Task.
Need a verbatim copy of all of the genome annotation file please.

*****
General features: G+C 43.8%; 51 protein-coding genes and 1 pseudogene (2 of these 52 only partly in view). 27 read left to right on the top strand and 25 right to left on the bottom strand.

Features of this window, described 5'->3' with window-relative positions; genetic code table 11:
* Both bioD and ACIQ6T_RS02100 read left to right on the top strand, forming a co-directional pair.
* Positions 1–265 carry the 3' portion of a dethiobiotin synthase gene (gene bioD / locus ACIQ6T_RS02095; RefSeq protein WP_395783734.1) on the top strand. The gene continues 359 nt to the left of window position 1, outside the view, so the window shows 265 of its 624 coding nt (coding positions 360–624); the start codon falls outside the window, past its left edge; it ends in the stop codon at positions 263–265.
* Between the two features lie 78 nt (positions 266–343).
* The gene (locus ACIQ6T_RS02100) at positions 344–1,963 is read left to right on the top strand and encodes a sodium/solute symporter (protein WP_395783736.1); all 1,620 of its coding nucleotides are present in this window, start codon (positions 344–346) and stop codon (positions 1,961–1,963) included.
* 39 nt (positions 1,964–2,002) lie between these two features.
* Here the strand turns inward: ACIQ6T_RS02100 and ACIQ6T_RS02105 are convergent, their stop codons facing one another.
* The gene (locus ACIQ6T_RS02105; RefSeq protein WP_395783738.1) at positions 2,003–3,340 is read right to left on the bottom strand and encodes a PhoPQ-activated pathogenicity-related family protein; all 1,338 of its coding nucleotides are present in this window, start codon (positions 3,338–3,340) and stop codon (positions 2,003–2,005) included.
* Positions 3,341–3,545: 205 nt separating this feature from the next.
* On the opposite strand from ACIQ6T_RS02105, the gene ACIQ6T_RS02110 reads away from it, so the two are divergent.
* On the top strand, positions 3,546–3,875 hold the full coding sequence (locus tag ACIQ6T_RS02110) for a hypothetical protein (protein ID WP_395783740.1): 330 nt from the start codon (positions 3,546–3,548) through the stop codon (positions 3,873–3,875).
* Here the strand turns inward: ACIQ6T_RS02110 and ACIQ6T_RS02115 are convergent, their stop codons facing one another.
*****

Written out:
General features: G+C 43.8%; 51 protein-coding genes and 1 pseudogene (2 of these 52 only partly in view). 27 read left to right on the top strand and 25 right to left on the bottom strand.

Features of this window, described 5'->3' with window-relative positions; genetic code table 11:
* Both bioD and ACIQ6T_RS02100 read left to right on the top strand, forming a co-directional pair.
* Positions 1–265 carry the 3' portion of a dethiobiotin synthase gene (gene bioD / locus ACIQ6T_RS02095; RefSeq protein WP_395783734.1) on the top strand. The gene continues 359 nt to the left of window position 1, outside the view, so the window shows 265 of its 624 coding nt (coding positions 360–624); the start codon falls outside the window, past its left edge; it ends in the stop codon at positions 263–265.
* Between the two features lie 78 nt (positions 266–343).
* The gene (locus ACIQ6T_RS02100) at positions 344–1,963 is read left to right on the top strand and encodes a sodium/solute symporter (protein WP_395783736.1); all 1,620 of its coding nucleotides are present in this window, start codon (positions 344–346) and stop codon (positions 1,961–1,963) included.
* 39 nt (positions 1,964–2,002) lie between these two features.
* Here the strand turns inward: ACIQ6T_RS02100 and ACIQ6T_RS02105 are convergent, their stop codons facing one another.
* The gene (locus ACIQ6T_RS02105; RefSeq protein WP_395783738.1) at positions 2,003–3,340 is read right to left on the bottom strand and encodes a PhoPQ-activated pathogenicity-related family protein; all 1,338 of its coding nucleotides are present in this window, start codon (positions 3,338–3,340) and stop codon (positions 2,003–2,005) included.
* Positions 3,341–3,545: 205 nt separating this feature from the next.
* On the opposite strand from ACIQ6T_RS02105, the gene ACIQ6T_RS02110 reads away from it, so the two are divergent.
* On the top strand, positions 3,546–3,875 hold the full coding sequence (locus tag ACIQ6T_RS02110) for a hypothetical protein (protein ID WP_395783740.1): 330 nt from the start codon (positions 3,546–3,548) through the stop codon (positions 3,873–3,875).
* Here the strand turns inward: ACIQ6T_RS02110 and ACIQ6T_RS02115 are convergent, their stop codons facing one another.